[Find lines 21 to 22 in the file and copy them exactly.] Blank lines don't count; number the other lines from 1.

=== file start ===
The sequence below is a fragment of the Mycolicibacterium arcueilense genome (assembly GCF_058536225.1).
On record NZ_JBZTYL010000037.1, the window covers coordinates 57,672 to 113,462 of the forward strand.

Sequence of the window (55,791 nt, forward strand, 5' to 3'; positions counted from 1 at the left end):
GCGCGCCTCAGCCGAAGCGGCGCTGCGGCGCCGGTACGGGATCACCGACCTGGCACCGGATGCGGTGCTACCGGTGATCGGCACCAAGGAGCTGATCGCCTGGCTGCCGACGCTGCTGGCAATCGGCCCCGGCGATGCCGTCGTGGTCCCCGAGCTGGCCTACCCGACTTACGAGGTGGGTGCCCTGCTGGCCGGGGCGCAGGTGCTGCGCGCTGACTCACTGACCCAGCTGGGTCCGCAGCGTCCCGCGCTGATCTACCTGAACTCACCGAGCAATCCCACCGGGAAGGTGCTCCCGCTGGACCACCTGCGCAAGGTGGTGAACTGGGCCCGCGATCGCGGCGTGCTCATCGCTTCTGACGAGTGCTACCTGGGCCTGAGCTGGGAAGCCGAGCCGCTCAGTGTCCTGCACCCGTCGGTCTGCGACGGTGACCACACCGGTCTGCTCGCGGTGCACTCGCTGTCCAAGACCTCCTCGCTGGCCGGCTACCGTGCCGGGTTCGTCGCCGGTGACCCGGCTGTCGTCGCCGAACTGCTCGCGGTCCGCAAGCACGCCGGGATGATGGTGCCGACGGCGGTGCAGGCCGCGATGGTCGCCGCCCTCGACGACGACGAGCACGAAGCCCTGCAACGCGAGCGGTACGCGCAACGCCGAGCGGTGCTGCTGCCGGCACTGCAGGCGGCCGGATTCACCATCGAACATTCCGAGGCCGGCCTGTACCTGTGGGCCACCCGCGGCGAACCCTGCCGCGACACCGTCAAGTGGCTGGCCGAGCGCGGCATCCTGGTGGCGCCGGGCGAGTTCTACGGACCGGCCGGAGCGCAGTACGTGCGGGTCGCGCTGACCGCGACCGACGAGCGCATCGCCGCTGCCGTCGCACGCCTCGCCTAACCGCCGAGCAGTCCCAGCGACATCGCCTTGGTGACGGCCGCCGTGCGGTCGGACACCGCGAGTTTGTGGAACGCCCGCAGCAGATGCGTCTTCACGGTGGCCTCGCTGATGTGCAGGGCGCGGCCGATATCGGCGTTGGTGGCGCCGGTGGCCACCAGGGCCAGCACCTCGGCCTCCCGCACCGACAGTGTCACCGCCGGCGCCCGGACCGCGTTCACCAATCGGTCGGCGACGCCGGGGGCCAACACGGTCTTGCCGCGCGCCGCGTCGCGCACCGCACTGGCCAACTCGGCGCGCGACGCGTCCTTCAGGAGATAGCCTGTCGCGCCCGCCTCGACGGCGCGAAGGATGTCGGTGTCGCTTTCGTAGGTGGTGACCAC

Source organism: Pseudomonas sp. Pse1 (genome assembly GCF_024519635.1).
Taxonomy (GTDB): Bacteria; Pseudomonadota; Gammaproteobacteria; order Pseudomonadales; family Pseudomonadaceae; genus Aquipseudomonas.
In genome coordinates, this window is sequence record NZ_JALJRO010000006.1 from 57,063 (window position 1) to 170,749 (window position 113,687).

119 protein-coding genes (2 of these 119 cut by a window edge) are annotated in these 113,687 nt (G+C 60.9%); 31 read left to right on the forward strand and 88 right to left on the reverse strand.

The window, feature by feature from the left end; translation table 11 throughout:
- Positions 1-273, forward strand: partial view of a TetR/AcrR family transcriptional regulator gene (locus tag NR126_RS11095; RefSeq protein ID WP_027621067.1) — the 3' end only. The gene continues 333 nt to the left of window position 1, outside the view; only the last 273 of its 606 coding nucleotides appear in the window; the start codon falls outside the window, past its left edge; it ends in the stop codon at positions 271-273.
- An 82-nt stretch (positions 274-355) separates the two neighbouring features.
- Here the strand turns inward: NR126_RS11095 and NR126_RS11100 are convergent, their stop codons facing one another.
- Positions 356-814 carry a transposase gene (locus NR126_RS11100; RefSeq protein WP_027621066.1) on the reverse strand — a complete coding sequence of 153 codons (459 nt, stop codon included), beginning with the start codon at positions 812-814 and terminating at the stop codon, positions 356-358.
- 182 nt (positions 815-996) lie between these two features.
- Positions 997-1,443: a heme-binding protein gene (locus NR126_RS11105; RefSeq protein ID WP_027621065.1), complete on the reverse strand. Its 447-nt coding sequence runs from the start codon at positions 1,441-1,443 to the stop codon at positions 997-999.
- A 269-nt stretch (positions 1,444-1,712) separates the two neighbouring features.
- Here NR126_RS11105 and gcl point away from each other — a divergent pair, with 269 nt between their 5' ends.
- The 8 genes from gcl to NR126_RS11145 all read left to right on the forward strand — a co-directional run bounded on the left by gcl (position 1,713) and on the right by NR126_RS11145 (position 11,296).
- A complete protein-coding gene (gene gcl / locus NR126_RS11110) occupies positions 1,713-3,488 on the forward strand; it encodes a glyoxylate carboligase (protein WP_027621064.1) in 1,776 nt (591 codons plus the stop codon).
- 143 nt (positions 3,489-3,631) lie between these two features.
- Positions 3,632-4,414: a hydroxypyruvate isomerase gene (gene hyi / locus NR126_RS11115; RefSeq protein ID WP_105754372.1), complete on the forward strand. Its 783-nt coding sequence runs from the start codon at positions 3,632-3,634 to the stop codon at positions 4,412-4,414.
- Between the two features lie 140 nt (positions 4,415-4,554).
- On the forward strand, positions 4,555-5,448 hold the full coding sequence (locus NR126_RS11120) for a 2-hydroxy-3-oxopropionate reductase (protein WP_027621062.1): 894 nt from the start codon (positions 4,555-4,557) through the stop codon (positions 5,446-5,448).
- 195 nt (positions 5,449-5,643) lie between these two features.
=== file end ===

- Positions 3,632-4,414: a hydroxypyruvate isomerase gene (gene hyi / locus NR126_RS11115; RefSeq protein ID WP_105754372.1), complete on the forward strand. Its 783-nt coding sequence runs from the start codon at positions 3,632-3,634 to the stop codon at positions 4,412-4,414.
- Between the two features lie 140 nt (positions 4,415-4,554).